The inevitable consequence of these drawbacks is a slow departure of the biggest litigant, the government, from the arbitration spectrum. The misgivings of government departments and PSUs about arbitration are not entirely unfounded. A sector that is dominated by approvals, protocols and scrutiny, uncertainty about the budget outlay towards arbitrations and unexpected delays in disposal does not inspire confidence and detracts from the sanctity of the process. Even the clauses providing for fees of the arbitrators and fixed timelines for disposal are often disregarded by the players and the umpire. Though the Supreme Court, in National Highways Authority of India v. Gayatri Jhansi Roadways Limited has upheld the agreement on the arbitral fees between the parties as binding, no party likes to cross the “Lakshman Rekha” of suggesting an appropriate fee to the tribunal. Cases, where no such agreement exists, do not fare any better. Surely the loss of earnings occasioned by elevation to the bench cannot be made good in a few years.
Almost three decades ago, the Supreme Court, in Guru Nanak Foundation v. Rattan Singh and Sons, delivered a jeremiad against the procedural delays and tardiness in the resolution of disputes through arbitration and observed, “However, the way in which the proceedings under the Act are conducted and without exception challenged in courts, has made lawyers laugh and legal philosophers weep. Experience shows and law reports bear ample testimony that the proceedings under the Act have become highly technical accompanied by unending prolixity, at every stage providing a legal trap to the unwary. An informal forum chosen by the parties for expeditious disposal of their disputes has, by the decisions of the courts, been clothed with legalese of unforeseeable complexity.”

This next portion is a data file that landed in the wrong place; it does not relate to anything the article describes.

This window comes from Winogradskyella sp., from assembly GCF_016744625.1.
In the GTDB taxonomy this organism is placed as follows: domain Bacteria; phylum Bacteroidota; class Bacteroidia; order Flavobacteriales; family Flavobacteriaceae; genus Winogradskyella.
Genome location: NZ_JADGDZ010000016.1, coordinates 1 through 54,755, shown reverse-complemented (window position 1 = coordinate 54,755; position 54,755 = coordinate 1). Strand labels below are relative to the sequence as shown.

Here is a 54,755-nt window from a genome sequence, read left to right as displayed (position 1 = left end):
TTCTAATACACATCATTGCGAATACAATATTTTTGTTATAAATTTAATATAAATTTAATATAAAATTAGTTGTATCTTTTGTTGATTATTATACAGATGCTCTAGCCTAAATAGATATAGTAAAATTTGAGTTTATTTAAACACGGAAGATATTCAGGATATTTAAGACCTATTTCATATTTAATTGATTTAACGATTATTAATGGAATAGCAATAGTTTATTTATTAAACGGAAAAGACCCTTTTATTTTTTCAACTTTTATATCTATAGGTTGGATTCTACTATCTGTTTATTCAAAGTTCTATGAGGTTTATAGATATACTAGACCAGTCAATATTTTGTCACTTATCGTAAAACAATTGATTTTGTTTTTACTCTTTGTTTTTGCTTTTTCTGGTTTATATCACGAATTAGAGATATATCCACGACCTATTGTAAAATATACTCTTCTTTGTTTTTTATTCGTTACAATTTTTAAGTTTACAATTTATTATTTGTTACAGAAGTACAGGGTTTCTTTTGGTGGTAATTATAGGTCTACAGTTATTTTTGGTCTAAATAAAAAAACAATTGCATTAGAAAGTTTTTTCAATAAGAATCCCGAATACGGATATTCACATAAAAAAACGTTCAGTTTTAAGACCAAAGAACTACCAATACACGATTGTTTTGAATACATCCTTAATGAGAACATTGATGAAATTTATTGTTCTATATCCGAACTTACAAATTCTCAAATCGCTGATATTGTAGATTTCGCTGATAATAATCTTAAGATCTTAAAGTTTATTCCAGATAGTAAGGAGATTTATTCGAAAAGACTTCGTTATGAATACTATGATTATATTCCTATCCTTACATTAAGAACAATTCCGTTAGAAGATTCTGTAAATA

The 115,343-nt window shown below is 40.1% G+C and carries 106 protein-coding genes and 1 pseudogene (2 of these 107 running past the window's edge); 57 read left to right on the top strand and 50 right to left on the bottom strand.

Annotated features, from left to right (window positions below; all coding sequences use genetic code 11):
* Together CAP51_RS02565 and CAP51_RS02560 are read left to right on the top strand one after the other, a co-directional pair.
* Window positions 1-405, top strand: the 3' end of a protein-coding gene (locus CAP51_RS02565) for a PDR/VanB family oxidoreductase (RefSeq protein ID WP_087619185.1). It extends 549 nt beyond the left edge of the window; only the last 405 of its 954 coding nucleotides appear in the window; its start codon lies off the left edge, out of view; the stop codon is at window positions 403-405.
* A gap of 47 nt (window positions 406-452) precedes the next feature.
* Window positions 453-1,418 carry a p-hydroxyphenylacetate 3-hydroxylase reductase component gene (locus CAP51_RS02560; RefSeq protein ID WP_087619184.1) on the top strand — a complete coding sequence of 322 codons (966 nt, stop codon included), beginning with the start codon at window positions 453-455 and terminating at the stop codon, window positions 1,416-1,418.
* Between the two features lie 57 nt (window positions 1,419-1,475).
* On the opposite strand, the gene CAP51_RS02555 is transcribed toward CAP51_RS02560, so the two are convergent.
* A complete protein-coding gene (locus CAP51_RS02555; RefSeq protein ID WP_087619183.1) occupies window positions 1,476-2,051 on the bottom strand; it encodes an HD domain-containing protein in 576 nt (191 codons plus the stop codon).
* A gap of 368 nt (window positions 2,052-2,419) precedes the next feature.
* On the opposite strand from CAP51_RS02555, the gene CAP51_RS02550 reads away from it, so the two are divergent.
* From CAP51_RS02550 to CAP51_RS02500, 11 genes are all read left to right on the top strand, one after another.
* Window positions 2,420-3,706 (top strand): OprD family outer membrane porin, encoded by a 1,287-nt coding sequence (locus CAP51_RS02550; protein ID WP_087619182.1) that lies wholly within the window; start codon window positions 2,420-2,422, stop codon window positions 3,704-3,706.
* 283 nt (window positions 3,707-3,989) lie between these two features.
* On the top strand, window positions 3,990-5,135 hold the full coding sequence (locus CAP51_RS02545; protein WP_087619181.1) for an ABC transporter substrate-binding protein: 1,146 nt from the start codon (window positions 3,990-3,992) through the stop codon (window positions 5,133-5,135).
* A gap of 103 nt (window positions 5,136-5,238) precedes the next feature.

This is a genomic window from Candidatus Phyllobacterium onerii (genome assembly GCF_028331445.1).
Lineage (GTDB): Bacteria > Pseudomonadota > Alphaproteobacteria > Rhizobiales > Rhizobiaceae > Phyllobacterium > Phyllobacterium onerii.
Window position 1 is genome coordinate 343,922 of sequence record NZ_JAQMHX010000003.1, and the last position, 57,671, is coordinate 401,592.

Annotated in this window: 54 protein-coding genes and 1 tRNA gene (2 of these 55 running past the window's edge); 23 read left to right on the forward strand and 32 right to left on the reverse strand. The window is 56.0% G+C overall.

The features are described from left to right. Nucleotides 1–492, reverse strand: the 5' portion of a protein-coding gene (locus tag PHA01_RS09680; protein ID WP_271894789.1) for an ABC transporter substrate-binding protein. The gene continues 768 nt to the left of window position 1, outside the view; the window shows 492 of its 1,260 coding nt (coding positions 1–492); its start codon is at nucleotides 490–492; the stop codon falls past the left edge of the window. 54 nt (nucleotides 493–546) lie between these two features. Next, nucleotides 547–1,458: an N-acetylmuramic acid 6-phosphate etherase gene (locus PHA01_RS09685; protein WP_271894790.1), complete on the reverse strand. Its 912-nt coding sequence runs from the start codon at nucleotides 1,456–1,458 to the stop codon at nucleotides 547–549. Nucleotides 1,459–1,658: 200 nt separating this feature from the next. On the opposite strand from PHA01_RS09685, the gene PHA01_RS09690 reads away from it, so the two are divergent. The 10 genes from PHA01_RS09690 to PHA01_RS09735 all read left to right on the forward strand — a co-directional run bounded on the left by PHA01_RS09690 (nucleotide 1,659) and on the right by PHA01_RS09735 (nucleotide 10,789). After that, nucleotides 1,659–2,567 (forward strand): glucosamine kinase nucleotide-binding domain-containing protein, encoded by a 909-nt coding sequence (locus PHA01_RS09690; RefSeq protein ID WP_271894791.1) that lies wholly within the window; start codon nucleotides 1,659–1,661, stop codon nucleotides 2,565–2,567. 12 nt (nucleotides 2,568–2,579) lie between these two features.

In State of Orissa v. Gangaram Chhapolia, it was observed that, “Arbitration of late is being considered as a sure way to overnight riches and affluence. It has become a big business.”
These words have returned to haunt the realm of arbitration. Some restraint is needed from all quarters to bring its wheels back on the tracks. It still has the inherent potential and characteristics to outperform other modes of dispute resolution, with a small check on the arbitral fees and timelines, careful drafting of arbitration clauses, stringent procedural safeguards to curb delays, expeditious disposal of the court proceedings and legislative intent towards all of the above.
This column first appeared in the print edition on July 10, 2021 under the title ‘The pushback on sedition’. The writer is an advocate in the Supreme Court of India.